So being able to make nothing of him, Douglas let him go back to his dry peat coom.
The next morning was bright and bonny as the others had been, for the autumn of this year was most favourable to our purpose—by the blessing o' the deil as Lag used to say in his cups, so that the track along the side of Curleywee to Loch Dee was dry as a bone. When we came to the ford of the Cooran, we saw a party coming down to meet us with prisoners riding in the midst. There was an old man with his feet tied together under the horse's belly. He swayed from side to side so that two troopers had to help him, one either side, to keep his seat. This they did, roughly enough. The other prisoner was a young lass with a still, sweet face, but with something commanding about it also—saving your presence, sir. She was indeed a picture and my heart was wae for her when some one cried out:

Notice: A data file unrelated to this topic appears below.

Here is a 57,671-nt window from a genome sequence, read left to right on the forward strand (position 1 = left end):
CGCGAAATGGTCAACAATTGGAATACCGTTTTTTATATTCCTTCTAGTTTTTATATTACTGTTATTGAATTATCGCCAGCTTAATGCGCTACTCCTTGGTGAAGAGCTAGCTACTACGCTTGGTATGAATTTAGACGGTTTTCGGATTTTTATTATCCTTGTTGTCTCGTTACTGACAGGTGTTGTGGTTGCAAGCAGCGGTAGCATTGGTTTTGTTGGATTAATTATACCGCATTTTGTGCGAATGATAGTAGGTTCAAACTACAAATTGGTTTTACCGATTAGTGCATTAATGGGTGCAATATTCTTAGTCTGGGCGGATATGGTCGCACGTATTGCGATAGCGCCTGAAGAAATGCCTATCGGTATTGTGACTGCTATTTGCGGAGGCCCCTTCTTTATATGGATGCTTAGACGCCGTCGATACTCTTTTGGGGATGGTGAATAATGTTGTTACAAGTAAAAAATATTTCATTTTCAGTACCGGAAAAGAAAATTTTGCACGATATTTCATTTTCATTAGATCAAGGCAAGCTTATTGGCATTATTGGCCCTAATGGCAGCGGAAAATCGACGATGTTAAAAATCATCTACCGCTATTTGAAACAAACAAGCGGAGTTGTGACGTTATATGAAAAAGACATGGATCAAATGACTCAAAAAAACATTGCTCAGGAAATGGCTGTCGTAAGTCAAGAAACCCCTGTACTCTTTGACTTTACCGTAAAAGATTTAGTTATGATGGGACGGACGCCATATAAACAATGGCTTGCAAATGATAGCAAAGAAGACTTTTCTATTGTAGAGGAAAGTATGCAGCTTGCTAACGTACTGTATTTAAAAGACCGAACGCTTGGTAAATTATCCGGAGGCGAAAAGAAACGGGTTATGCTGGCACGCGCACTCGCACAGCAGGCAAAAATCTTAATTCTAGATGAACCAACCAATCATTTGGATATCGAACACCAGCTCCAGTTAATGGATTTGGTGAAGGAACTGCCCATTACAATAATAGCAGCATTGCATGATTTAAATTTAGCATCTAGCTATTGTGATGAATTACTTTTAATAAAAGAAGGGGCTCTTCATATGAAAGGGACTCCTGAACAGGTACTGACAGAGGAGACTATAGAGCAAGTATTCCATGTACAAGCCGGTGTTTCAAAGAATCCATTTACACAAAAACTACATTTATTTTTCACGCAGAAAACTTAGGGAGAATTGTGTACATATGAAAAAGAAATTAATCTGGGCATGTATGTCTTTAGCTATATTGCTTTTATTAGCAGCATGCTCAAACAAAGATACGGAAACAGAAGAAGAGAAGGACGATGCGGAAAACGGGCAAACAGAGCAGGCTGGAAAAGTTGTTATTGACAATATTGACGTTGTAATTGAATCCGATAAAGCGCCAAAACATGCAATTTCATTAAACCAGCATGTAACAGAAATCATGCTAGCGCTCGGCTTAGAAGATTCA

'Mardrochat has done it to richts this time. He has gotten the auld tod o' the Duchrae, Anton Lennox, and his bonny dochter at the same catch. That will be no less than a hundred reward, sterling money!'
Whereat Douglas cursed and said that a hundred was too much for any renegade dog such as Cannon of Mardrochat to handle, and that he could assuredly dock him of the half of it.
So that day we marched to New Galloway, and the next to Minnyhive on the road by the Enterkin to Edinburgh.’
This is the end of the Toskrie Tam's story as he told it to me in the garden house of Afton.
men of the moss hags
125th anniversary 'slow reading' serialisation.